The drive to Luderitz took us through varying desert scenery. The landscape is stark and beautiful, with ranges of rocky mountainsides, wide valleys covered with sparse wispy grass, and vast plains of nothing. When I say nothing, I mean not a tree, shrub, bush, blade of grass, rock outcropping, nor structure to be seen to the horizon in any direction, save for the road. It is almost as if we were driving across Mars. I found it fascinating, Jen found it disconcerting. It eventually turns to wind blown sand dunes, signaling that the Atlantic coast, and Luderitz, is near. You know the wind is serious when you see the bull dozer and road grader parked along the paved road. They are called on often enough to clear the sand off the highway. Just prior to Luderitz, we drove by an abandon town sitting in the dunes. It was hard to imagine what could have caused people to abandon such beautiful homes. We learned later that this town was Kolmanskop, an old diamond mining town. As it is on the property of an active diamond mine, we could only see the town as part of a tour, so we signed up for the 11:00 AM tour the next day. We then headed to the local campground, Shark Island.
Shark Island is run by the Namibian government, and it is right in town. It doesn’t feel like it though, because it is on the tip of the peninsula that forms the harbor. We had water almost all around us and watched ships come in and out of the harbor from camp. Another benefit of this location is the cool temperatures, driven by the cold Atlantic Ocean current flowing north from Antarctica. It also brought incessant wind, but it was tolerable. We set up camp and worked on getting our bed and bedding dry from the rain the night before. We met our neighbors, a couple of Australians, Paul and Julie. We learned that they are on a similar trip, though the length of Africa and beyond. They are retired and have already been traveling for years in Australia. Paul is a passionate, and excellent, photographer that travels with his own photo processing computer (check out his photos here). They have their Land Cruiser set up with the battery capacity to operate the computer for a couple of days with no outside power. They seemed nice, and were heading a similar direction as we were for the next few weeks (see where they’ve been here).We shared sunset drinks and snacks a few nights with them, and even went on the same Kolmanskop tour they did.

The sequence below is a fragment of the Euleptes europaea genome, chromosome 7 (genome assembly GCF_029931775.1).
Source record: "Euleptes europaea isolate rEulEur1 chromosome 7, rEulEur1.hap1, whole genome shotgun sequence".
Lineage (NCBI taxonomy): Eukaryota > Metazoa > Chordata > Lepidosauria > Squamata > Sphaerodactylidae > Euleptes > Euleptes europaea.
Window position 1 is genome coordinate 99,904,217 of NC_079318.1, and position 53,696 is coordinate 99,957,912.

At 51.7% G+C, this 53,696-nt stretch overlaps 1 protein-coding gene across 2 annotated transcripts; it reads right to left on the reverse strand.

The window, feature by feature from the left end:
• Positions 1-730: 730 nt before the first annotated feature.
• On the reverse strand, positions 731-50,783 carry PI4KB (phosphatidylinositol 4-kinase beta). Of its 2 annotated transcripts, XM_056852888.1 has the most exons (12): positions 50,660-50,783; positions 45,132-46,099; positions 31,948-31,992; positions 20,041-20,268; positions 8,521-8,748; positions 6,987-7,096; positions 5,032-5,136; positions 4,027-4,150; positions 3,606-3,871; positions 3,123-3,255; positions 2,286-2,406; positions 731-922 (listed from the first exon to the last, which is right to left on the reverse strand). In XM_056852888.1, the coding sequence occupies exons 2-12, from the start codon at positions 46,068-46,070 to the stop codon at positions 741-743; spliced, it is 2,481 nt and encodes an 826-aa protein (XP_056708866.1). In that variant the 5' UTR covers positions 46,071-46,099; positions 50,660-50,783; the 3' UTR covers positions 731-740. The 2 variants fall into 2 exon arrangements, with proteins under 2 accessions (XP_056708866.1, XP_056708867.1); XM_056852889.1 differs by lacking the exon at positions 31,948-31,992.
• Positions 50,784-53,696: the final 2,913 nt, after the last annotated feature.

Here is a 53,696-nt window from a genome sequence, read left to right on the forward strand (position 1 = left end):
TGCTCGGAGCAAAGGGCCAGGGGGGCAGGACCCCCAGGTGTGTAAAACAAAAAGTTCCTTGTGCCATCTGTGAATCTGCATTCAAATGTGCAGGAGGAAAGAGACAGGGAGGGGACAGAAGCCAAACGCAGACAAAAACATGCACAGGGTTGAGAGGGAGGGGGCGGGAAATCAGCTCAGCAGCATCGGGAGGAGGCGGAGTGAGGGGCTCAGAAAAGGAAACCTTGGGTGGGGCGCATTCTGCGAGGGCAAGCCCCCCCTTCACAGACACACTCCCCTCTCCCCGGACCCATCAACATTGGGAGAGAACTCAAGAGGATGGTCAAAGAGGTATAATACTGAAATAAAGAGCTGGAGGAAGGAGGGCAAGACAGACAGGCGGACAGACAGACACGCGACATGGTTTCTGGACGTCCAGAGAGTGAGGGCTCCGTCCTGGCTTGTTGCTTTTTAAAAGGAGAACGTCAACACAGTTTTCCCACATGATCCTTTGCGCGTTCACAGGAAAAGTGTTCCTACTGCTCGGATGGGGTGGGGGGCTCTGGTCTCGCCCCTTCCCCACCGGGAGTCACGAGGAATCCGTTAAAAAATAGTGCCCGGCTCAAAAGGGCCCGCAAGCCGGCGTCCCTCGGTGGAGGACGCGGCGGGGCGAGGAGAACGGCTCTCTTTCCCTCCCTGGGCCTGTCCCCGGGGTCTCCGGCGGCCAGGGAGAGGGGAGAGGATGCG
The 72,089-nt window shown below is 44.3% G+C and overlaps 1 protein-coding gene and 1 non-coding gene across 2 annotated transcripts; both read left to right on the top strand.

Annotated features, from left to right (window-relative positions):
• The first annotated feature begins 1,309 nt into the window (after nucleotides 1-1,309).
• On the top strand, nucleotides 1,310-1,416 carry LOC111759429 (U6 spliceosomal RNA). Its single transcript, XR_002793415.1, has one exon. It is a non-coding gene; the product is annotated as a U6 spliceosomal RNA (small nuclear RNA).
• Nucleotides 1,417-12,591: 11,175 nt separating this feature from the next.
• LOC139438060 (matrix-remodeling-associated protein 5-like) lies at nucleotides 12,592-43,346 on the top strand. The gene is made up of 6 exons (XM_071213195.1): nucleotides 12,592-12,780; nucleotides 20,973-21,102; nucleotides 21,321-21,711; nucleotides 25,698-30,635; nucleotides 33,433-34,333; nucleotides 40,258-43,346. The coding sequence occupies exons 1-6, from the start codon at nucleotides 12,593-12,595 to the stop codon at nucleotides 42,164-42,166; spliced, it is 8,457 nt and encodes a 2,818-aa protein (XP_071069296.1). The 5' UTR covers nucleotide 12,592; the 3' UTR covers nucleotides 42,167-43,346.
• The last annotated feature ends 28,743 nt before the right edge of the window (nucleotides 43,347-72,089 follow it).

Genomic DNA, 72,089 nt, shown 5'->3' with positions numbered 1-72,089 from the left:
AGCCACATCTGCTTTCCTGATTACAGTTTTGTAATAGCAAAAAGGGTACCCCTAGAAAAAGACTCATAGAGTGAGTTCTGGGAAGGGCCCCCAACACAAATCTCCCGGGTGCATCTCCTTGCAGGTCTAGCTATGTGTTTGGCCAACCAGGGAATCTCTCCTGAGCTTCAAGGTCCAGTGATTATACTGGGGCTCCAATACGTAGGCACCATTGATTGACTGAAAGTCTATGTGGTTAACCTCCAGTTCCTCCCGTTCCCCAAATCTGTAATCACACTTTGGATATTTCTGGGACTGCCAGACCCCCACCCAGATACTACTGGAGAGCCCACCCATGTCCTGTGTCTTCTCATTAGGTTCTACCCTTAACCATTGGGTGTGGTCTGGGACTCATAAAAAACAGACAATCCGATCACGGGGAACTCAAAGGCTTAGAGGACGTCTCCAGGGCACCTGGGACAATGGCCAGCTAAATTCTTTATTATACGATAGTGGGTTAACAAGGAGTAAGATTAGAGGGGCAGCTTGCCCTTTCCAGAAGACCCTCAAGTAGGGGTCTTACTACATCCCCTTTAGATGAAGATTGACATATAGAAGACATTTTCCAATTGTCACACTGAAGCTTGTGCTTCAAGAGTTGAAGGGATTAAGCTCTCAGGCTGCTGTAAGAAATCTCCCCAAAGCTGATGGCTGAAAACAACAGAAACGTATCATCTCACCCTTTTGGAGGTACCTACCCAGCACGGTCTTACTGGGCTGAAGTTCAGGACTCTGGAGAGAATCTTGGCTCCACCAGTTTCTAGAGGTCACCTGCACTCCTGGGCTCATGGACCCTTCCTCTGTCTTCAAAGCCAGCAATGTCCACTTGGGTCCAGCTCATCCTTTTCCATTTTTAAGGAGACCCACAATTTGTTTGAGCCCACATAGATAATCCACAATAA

At Kolmanskop, we learned that in 1908, a German railway worker found diamonds in the sand. A mining company was quickly formed and set up operations, calling the town Kolmanskop, after the freight driver who had abandon his or wagon in the area during a sandstorm. The diamonds mined were, and still are, small diamonds blown by the wind from the mouth of the Orange River, which empties to the south, on the border of South Africa and Namibia (then German South West Africa). We later bumped into the mine manager as he had rented out the house at the foot of the lighthouse at the campground for a weekend with his family, and he let us know that the diamonds they mine are .2-.3 carat. The Kolmanskop mine was highly productive and profitable, the little town had a hospital, an ice maker and refrigeration system for the butcher shop and other shops, and a store that could, and would, order anything from anywhere in the world. The social hall had a restaurant, gymnasium, bowling alley, and concert hall. It also had a cigar lounge (and bar) for the men and a champagne bar for the ladies. The town employed a social director that booked plays and singers from Europe and America. It even had it’s own mass transit system, a small mule pulled rail road leading from the married employee’s houses to the shops and back, so the women didn’t have to walk from home to the stores. The distance this train covered was probably 400 yards, round trip! Single men lived in a dormitory, and the big houses we could see on our drive into town were for the Mine Manager, Accountant, Doctor, Social Manager, School Teacher, and Mine Engineer. These are in such good condition (except for the School Teacher’s house) due to the extremely dry weather, that we were able to go up to the second story of all of them. The Teacher’s house has so much sand in it that the dune is the only thing holding it up, so they don’t let people inside. Sand has blown into most of the buildings, making a tour of them somewhat strange as I had to duck through full sized doorways and stayed out of some rooms because I couldn’t stand up without hitting the ceiling. Despite the sand intrusion, much of the detail is still visible, such as stenciling on the walls of the homes, cooling system used in the butchery, and ovens in the bakery. Kolmanskop was one of the first towns in the world to get electricity, which speaks to the richness of the diamond mine. When bigger diamonds were found at the mouth of the Orange river (1-3 carats according to the current mine manager) the company moved more and more resources and people to that find. Eventually, in the 1950s the town was abandoned when the last two inhabitants, and the doctor, moved away. It was a fantastic trip back in time, and a surreal visual experience to see the dunes taking over the buildings.